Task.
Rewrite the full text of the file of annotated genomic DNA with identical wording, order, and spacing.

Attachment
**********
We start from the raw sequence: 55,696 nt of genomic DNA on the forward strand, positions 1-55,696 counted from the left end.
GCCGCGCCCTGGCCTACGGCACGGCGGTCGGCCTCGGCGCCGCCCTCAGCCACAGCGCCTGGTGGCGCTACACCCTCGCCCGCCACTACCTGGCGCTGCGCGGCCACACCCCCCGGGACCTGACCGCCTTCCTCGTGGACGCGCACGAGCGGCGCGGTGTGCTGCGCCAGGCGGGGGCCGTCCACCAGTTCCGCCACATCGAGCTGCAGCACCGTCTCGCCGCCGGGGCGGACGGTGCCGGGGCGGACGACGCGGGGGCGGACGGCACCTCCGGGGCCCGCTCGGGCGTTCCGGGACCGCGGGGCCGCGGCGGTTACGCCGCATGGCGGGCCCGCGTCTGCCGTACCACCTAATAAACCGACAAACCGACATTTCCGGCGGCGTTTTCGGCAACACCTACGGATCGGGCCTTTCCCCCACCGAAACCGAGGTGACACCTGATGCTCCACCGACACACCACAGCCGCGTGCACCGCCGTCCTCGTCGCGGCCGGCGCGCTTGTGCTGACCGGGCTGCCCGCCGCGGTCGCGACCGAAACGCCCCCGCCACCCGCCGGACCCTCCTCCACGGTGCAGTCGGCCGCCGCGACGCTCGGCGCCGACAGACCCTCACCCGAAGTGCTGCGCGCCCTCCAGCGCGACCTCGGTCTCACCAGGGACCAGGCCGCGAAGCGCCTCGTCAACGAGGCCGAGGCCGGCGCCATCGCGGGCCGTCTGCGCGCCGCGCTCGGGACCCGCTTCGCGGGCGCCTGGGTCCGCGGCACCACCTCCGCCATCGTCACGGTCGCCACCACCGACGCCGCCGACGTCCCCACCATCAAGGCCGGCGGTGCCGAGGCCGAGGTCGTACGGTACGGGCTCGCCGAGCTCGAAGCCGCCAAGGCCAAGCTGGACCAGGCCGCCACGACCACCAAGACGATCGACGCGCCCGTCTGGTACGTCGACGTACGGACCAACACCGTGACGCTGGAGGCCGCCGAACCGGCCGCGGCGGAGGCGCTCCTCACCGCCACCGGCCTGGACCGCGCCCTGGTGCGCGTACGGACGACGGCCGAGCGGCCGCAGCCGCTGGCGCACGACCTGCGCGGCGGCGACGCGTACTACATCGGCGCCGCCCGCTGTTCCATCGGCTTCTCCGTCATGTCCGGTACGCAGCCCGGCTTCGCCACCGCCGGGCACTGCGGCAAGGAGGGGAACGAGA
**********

We start from the raw sequence: 55,696 nt of genomic DNA on the forward strand, positions 1-55,696 counted from the left end.
GCCGCGCCCTGGCCTACGGCACGGCGGTCGGCCTCGGCGCCGCCCTCAGCCACAGCGCCTGGTGGCGCTACACCCTCGCCCGCCACTACCTGGCGCTGCGCGGCCACACCCCCCGGGACCTGACCGCCTTCCTCGTGGACGCGCACGAGCGGCGCGGTGTGCTGCGCCAGGCGGGGGCCGTCCACCAGTTCCGCCACATCGAGCTGCAGCACCGTCTCGCCGCCGGGGCGGACGGTGCCGGGGCGGACGACGCGGGGGCGGACGGCACCTCCGGGGCCCGCTCGGGCGTTCCGGGACCGCGGGGCCGCGGCGGTTACGCCGCATGGCGGGCCCGCGTCTGCCGTACCACCTAATAAACCGACAAACCGACATTTCCGGCGGCGTTTTCGGCAACACCTACGGATCGGGCCTTTCCCCCACCGAAACCGAGGTGACACCTGATGCTCCACCGACACACCACAGCCGCGTGCACCGCCGTCCTCGTCGCGGCCGGCGCGCTTGTGCTGACCGGGCTGCCCGCCGCGGTCGCGACCGAAACGCCCCCGCCACCCGCCGGACCCTCCTCCACGGTGCAGTCGGCCGCCGCGACGCTCGGCGCCGACAGACCCTCACCCGAAGTGCTGCGCGCCCTCCAGCGCGACCTCGGTCTCACCAGGGACCAGGCCGCGAAGCGCCTCGTCAACGAGGCCGAGGCCGGCGCCATCGCGGGCCGTCTGCGCGCCGCGCTCGGGACCCGCTTCGCGGGCGCCTGGGTCCGCGGCACCACCTCCGCCATCGTCACGGTCGCCACCACCGACGCCGCCGACGTCCCCACCATCAAGGCCGGCGGTGCCGAGGCCGAGGTCGTACGGTACGGGCTCGCCGAGCTCGAAGCCGCCAAGGCCAAGCTGGACCAGGCCGCCACGACCACCAAGACGATCGACGCGCCCGTCTGGTACGTCGACGTACGGACCAACACCGTGACGCTGGAGGCCGCCGAACCGGCCGCGGCGGAGGCGCTCCTCACCGCCACCGGCCTGGACCGCGCCCTGGTGCGCGTACGGACGACGGCCGAGCGGCCGCAGCCGCTGGCGCACGACCTGCGCGGCGGCGACGCGTACTACATCGGCGCCGCCCGCTGTTCCATCGGCTTCTCCGTCATGTCCGGTACGCAGCCCGGCTTCGCCACCGCCGGGCACTGCGGCAAGGAGGGGAACGAGA